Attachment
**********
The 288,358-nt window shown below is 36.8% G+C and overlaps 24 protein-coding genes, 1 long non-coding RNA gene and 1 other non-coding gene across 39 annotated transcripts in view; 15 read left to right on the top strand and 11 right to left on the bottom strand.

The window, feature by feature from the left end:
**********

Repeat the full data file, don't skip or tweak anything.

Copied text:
The 288,358-nt window shown below is 36.8% G+C and overlaps 24 protein-coding genes, 1 long non-coding RNA gene and 1 other non-coding gene across 39 annotated transcripts in view; 15 read left to right on the top strand and 11 right to left on the bottom strand.

The window, feature by feature from the left end: